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puts(n)			     Tcl Built-In Commands		       puts(n)


       puts - Write to a channel

       puts ?-nonewline? ?channelId? string

       Writes  the  characters	given  by string to the	channel	given by chan-

       ChannelId must be an identifier for an open channel such	as a Tcl stan-
       dard channel (stdout or stderr),	the return value from an invocation of
       open or socket, or the result of	a channel creation command provided by
       a Tcl extension.	The channel must have been opened for output.

       If  no channelId	is specified then it defaults to stdout. Puts normally
       outputs a newline character after string, but this feature may be  sup-
       pressed by specifying the -nonewline switch.

       Newline	characters  in	the output are translated by puts to platform-
       specific	end-of-line sequences according	to the current	value  of  the
       -translation  option  for the channel (for example, on PCs newlines are
       normally	replaced with  carriage-return-linefeed	 sequences.   See  the
       fconfigure  manual  entry  for a	discussion on ways in which fconfigure
       will alter output.

       Tcl buffers output internally, so characters written with puts may  not
       appear immediately on the output	file or	device;	 Tcl will normally de-
       lay output until	the buffer is full or the channel is closed.  You  can
       force output to appear immediately with the flush command.

       When  the  output buffer	fills up, the puts command will	normally block
       until all the buffered data has been accepted for output	by the operat-
       ing  system.  If	channelId is in	nonblocking mode then the puts command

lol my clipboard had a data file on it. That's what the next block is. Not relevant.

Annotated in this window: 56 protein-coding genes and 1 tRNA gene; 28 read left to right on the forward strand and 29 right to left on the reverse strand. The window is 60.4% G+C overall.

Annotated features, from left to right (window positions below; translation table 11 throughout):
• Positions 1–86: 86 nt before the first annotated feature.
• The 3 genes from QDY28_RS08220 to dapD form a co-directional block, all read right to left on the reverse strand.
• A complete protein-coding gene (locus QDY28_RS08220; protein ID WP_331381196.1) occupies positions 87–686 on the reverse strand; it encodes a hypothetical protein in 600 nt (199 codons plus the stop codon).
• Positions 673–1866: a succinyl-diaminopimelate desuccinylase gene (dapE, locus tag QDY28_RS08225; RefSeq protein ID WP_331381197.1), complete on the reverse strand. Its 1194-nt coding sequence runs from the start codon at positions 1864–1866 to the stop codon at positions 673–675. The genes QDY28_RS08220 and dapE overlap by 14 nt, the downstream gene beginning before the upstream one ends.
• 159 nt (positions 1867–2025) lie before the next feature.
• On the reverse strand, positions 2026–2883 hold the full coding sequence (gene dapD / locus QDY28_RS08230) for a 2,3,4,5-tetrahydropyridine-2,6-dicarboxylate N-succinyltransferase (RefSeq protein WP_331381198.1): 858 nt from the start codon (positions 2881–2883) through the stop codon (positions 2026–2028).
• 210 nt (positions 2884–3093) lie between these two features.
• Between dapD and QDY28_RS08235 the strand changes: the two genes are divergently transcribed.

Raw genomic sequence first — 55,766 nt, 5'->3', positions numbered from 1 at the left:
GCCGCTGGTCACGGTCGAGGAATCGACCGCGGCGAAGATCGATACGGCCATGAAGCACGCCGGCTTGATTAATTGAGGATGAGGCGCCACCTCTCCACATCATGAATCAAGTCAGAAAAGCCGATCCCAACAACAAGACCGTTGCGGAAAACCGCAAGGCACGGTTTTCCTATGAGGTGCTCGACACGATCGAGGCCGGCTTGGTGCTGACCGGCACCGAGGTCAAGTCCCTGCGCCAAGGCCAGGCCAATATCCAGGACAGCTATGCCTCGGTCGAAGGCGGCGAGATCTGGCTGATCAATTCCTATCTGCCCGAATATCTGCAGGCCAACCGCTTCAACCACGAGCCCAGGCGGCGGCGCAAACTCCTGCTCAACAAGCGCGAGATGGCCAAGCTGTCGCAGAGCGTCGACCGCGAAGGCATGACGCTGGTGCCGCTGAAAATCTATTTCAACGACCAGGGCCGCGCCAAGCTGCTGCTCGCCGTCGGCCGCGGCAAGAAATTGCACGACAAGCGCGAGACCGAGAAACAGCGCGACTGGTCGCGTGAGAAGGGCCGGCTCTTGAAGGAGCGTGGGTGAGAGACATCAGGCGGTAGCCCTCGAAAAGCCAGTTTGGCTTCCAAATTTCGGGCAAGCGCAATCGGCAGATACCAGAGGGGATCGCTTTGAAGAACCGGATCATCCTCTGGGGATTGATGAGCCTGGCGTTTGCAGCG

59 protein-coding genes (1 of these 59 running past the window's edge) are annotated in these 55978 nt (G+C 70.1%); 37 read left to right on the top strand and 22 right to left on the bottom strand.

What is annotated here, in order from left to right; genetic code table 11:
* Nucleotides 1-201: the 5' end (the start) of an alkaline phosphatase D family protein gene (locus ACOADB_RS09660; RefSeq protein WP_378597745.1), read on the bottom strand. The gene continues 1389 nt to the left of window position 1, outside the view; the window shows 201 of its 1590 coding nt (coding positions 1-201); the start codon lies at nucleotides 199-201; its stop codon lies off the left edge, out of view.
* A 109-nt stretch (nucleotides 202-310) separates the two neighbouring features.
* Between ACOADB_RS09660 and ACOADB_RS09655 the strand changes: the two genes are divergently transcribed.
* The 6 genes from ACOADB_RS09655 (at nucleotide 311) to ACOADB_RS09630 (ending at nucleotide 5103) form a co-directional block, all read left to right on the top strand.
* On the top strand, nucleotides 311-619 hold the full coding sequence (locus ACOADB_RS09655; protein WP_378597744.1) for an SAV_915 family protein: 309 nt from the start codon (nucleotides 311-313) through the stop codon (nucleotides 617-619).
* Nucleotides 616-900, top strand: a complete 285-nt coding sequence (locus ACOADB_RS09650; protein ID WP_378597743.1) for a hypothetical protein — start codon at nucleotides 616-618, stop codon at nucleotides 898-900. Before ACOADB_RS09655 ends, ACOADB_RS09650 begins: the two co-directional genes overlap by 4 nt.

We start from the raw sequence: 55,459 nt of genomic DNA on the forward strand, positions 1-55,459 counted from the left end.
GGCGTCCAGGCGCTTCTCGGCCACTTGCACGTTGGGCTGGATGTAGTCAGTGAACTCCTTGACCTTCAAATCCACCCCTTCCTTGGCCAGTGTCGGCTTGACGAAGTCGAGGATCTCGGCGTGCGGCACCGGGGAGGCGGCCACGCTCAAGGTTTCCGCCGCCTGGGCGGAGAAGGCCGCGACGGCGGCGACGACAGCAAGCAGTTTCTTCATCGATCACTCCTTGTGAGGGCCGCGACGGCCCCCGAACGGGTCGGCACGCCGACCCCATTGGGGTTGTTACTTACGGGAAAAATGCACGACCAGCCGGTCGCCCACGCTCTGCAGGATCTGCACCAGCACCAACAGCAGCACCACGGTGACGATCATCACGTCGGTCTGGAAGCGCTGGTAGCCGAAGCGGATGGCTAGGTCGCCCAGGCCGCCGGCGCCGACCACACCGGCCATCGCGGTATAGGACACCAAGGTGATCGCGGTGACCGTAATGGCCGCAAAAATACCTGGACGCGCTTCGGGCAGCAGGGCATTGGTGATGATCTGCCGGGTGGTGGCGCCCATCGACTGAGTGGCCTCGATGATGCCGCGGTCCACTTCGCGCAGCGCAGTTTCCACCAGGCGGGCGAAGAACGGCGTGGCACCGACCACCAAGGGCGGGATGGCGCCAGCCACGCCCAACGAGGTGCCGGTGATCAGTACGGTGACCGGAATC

will not	block even if the operating system  cannot  accept  the	 data.
       Instead,	 Tcl  continues	 to buffer the data and	writes it in the back-
       ground as fast as the underlying	file or	device can accept it.  The ap-
       plication  must	use the	Tcl event loop for nonblocking output to work;
       otherwise Tcl never finds out that the file or device is	ready for more
       output data.  It	is possible for	an arbitrarily large amount of data to
       be buffered for a channel in nonblocking	mode, which  could  consume  a
       large  amount  of  memory.   To	avoid  wasting memory, nonblocking I/O
       should normally be used in an event-driven fashion with	the  fileevent
       command	(do not	invoke puts unless you have recently been notified via
       a file event that the channel is	ready for more output data).

       Write a short message to	the console (or	wherever stdout	is directed):
	      puts "Hello, World!"

       Print a message in several parts:
	      puts -nonewline "Hello, "
	      puts "World!"

       Print a message to the standard error channel:
	      puts stderr "Hello, World!"

       Append a	log message to a file:
	      set chan [open my.log a]
	      set timestamp [clock format [clock seconds]]
	      puts $chan "$timestamp - Hello, World!"
	      close $chan

       file(n),	fileevent(n), Tcl_StandardChannels(3)

       channel,	newline, output, write

Tcl				      7.5			       puts(n)


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